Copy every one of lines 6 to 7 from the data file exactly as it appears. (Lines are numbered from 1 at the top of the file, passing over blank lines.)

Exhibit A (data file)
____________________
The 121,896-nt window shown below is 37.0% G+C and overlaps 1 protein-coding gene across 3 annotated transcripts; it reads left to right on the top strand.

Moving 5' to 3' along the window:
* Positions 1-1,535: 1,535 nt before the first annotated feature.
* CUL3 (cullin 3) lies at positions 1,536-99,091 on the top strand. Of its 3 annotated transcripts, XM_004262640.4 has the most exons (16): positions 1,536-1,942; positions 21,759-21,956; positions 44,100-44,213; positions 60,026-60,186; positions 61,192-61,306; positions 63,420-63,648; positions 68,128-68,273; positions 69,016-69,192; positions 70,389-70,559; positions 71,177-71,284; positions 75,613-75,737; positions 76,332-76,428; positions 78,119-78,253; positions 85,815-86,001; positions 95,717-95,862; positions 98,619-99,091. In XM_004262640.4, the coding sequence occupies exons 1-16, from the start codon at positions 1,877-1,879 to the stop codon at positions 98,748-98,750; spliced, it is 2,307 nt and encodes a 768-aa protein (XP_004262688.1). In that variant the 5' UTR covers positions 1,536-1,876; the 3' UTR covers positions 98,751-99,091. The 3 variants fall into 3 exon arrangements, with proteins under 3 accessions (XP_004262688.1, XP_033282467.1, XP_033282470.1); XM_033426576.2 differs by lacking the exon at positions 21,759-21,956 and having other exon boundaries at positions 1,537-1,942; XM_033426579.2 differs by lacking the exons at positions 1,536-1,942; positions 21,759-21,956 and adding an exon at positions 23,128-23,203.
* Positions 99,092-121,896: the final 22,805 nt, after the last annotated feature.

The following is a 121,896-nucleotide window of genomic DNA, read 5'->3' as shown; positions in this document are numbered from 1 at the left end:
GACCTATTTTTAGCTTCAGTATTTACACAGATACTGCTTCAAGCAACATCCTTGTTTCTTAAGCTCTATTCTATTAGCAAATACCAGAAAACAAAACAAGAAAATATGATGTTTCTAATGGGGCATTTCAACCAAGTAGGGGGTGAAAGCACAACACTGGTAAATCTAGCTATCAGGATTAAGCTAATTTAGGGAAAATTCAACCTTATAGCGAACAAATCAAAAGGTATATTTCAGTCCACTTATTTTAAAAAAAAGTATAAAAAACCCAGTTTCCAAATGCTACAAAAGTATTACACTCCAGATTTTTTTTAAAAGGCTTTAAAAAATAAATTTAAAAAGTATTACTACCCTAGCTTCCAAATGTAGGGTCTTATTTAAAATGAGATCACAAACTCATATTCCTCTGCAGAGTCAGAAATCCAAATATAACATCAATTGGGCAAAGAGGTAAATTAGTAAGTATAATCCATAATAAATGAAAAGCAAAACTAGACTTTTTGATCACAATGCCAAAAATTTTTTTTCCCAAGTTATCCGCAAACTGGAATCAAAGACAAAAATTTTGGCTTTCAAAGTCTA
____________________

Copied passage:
The following is a 121,896-nucleotide window of genomic DNA, read 5'->3' as shown; positions in this document are numbered from 1 at the left end:
GACCTATTTTTAGCTTCAGTATTTACACAGATACTGCTTCAAGCAACATCCTTGTTTCTTAAGCTCTATTCTATTAGCAAATACCAGAAAACAAAACAAGAAAATATGATGTTTCTAATGGGGCATTTCAACCAAGTAGGGGGTGAAAGCACAACACTGGTAAATCTAGCTATCAGGATTAAGCTAATTTAGGGAAAATTCAACCTTATAGCGAACAAATCAAAAGGTATATTTCAGTCCACTTATTTTAAAAAAAAGTATAAAAAACCCAGTTTCCAAATGCTACAAAAGTATTACACTCCAGATTTTTTTTAAAAGGCTTTAAAAAATAAATTTAAAAAGTATTACTACCCTAGCTTCCAAATGTAGGGTCTTATTTAAAATGAGATCACAAACTCATATTCCTCTGCAGAGTCAGAAATCCAAATATAACATCAATTGGGCAAAGAGGTAAATTAGTAAGTATAATCCATAATAAATGAAAAGCAAAACTAGACTTTTTGATCACAATGCCAAAAATTTTTTTTCCCAAGTTATCCGCAAACTGGAATCAAAGACAAAAATTTTGGCTTTCAAAGTCTA